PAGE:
JIS News

The Ministry of Industry, Investment and Commerce has adjusted its application to the CARICOM Council for Trade and Economic Development (COTED) for a suspension of the Common External Tariff (CET) on imported cement, from 170,000 tonnes to 120,000 tonnes.
Minister with portfolio responsibility, Hon. Karl Samuda, who made the announcement at his New Kingston office this morning (Sept. 29), said the change is the result of an agreement reached after consultations with local cement producer, Carib Cement Company Limited.
Last month, the Government applied to COTED for a further one-year suspension of the CET, to accommodate the importation of 170,000 tonnes of cement, out of the projected annual demand of 850,000 tonnes. This was just before a previous suspension was to come to an end on September 9.
The new application, which will be made on October 8, will apply to cement imported over the next 12 months, representing some 15 per cent of the projected demand for the period. Since the start of the year, some 130,000 tonnes of cement has been imported by three suppliers, the Minister informed.
“The cement company has accepted the view expressed by many that there is sufficient efficiencies built into their organisation to enable them to compete effectively, and at the same time, to support a 15 per cent importation of cement from overseas,” Mr. Samuda assured.
“We recognise and respect the importance of our local manufacturing sector and Carib Cement is an integral part of that. Whatever we do must never be inimical to the interest of the sector generally, nor to Carib Cement. What we have sought to do is to ensure that we have a guaranteed supply of cement to satisfy the demand for the construction industry, and that is critical,” he continued.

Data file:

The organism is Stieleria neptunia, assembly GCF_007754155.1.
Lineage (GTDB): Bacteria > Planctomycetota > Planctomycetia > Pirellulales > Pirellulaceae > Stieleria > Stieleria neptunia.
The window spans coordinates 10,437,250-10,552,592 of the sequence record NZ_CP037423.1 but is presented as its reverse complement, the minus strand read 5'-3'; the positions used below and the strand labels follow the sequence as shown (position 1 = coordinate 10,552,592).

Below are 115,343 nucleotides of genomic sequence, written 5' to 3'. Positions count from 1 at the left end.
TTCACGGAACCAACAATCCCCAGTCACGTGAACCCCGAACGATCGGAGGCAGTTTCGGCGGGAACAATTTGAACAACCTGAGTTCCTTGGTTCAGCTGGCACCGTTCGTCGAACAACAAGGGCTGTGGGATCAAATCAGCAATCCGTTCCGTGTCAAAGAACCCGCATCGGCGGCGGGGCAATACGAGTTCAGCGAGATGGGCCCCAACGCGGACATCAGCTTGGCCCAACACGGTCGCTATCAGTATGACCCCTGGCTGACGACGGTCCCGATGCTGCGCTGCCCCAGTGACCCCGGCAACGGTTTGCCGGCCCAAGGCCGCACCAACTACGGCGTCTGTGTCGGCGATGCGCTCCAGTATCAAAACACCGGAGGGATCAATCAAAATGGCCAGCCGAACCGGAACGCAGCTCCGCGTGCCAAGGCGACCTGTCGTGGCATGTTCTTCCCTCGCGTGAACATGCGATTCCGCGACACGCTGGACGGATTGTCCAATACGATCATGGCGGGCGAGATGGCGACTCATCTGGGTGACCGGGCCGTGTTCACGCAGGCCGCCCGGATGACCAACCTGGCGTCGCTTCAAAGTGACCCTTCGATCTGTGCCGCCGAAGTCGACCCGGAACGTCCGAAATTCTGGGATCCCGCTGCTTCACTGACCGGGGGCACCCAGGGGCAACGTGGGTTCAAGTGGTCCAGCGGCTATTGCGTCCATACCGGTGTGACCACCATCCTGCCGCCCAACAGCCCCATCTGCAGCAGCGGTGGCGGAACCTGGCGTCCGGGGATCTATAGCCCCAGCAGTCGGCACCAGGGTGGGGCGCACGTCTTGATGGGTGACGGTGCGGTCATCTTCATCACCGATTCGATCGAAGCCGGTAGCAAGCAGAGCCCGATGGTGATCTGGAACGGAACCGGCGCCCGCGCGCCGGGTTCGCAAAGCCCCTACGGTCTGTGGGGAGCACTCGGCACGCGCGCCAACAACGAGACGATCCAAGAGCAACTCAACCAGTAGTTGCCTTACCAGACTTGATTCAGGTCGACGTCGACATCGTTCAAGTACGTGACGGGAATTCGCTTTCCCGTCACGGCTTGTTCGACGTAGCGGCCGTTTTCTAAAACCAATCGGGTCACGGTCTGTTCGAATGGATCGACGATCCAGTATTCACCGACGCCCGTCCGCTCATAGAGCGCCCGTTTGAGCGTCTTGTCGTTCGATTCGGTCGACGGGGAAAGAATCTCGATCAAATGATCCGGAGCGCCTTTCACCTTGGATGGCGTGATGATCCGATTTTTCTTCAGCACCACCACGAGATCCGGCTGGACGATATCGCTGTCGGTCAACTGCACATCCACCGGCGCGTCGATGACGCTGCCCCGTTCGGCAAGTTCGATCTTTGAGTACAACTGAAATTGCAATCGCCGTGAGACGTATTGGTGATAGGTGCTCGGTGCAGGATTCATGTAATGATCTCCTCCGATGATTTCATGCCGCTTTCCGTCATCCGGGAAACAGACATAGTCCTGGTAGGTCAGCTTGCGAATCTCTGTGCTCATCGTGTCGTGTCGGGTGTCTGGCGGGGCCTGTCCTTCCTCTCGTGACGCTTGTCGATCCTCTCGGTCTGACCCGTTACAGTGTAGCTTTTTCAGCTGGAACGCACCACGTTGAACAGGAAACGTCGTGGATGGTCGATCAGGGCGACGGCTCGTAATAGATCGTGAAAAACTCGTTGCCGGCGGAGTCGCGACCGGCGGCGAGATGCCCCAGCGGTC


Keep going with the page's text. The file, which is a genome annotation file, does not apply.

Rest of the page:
The tariff was first suspended in 2006 to shore up supplies after thousands of tonnes of faulty cement by local manufacturer, Carib Cement Company Limited, had to be recalled.
In the meantime, the Commerce Minister said that while the Government wants to maintain a competitive market, the Ministry will be stepping up efforts to curb anti-competitive business practices in the industry, particularly the dumping of cement on the local market.
“There must be no dumping of cement into this region or certainly into Jamaica. Any suggestion of dumping must be investigated by the Anti-dumping Commission, which reports to me, and in any instance, where it is found that there is a practice of dumping that can be corroborated by the evidence produced, then the appropriate measures will be applied to protect the local producer.
“We are not going to put at risk, an industry because of the attempts by any importer to dump any product that would affect the development of that industry,” Mr. Samuda stated.

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